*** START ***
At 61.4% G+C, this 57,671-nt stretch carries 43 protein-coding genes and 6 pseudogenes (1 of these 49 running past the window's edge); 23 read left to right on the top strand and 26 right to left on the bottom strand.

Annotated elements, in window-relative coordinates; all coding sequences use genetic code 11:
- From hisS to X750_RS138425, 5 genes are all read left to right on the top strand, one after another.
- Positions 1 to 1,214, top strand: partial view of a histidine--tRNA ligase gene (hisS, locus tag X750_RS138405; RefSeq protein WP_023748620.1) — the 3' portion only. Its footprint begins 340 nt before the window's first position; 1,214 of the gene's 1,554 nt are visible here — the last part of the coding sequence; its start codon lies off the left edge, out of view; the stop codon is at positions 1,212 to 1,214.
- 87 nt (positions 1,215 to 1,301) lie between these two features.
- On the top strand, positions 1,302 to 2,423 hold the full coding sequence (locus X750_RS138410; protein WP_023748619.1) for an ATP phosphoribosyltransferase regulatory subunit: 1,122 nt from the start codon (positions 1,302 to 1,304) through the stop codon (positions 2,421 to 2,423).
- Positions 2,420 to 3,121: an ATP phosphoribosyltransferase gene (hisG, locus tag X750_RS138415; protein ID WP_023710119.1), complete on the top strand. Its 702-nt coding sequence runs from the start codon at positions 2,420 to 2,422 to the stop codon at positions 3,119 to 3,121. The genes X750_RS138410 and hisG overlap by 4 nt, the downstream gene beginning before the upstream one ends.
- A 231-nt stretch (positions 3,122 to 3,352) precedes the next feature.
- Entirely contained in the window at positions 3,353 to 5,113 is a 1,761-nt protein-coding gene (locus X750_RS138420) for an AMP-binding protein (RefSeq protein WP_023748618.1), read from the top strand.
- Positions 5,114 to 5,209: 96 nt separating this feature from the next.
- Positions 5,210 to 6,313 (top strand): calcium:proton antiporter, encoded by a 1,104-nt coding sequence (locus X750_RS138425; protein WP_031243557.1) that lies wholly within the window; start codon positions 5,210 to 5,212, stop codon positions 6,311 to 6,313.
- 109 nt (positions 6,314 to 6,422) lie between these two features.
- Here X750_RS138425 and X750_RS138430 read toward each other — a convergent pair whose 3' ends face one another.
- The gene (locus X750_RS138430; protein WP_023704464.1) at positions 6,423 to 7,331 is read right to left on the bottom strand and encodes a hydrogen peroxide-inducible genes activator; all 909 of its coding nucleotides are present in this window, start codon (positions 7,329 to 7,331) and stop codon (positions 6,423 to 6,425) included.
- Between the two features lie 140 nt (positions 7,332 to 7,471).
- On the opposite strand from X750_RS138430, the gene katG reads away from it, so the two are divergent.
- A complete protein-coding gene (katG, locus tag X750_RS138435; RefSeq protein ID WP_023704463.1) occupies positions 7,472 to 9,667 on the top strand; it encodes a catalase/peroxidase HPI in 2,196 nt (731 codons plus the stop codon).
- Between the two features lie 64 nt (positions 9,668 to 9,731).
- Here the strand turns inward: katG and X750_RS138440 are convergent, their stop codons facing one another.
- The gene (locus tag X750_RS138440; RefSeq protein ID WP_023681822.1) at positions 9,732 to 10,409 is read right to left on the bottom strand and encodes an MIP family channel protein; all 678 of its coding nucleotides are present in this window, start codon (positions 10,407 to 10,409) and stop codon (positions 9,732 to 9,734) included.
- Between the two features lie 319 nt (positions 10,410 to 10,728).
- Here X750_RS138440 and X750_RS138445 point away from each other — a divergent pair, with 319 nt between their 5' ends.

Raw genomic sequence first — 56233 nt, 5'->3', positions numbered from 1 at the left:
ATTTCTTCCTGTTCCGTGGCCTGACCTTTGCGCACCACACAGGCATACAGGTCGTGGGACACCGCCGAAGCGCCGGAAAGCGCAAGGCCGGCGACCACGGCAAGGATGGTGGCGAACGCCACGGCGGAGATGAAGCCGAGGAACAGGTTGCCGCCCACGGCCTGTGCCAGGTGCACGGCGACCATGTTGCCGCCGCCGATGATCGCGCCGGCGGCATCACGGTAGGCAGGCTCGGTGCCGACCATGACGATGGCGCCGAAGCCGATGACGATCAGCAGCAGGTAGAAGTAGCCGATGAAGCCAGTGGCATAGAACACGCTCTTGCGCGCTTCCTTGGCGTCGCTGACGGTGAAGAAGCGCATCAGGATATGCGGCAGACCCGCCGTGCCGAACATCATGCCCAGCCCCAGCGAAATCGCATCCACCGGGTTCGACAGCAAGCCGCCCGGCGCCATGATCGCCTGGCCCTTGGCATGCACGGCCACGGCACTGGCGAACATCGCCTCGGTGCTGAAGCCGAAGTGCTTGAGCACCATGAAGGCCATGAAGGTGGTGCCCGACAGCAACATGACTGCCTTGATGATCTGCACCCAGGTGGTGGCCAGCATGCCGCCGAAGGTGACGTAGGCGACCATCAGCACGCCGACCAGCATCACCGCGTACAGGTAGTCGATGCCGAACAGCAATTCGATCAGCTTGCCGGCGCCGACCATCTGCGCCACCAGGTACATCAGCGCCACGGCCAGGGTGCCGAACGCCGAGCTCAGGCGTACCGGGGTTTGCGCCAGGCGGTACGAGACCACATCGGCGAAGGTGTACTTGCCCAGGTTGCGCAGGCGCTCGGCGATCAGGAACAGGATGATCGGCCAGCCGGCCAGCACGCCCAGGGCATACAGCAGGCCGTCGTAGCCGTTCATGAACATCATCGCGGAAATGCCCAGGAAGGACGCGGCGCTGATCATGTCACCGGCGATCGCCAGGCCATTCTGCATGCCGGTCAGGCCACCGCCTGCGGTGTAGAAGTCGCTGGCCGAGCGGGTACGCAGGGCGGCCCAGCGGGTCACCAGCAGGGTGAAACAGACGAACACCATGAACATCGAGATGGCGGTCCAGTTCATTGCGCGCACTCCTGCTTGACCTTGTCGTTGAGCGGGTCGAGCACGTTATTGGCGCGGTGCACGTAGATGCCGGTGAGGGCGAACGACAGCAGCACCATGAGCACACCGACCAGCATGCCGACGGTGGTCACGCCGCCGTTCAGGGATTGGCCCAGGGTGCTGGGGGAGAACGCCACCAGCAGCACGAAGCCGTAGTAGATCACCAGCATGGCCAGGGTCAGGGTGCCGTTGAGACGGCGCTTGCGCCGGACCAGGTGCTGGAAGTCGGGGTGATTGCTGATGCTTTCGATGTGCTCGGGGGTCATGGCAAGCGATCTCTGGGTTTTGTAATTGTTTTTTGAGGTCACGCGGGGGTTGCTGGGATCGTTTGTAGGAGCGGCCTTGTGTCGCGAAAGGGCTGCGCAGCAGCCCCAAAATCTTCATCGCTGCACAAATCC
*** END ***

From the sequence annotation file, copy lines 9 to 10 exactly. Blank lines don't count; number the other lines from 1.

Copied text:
- Entirely contained in the window at positions 3,353 to 5,113 is a 1,761-nt protein-coding gene (locus X750_RS138420) for an AMP-binding protein (RefSeq protein WP_023748618.1), read from the top strand.
- Positions 5,114 to 5,209: 96 nt separating this feature from the next.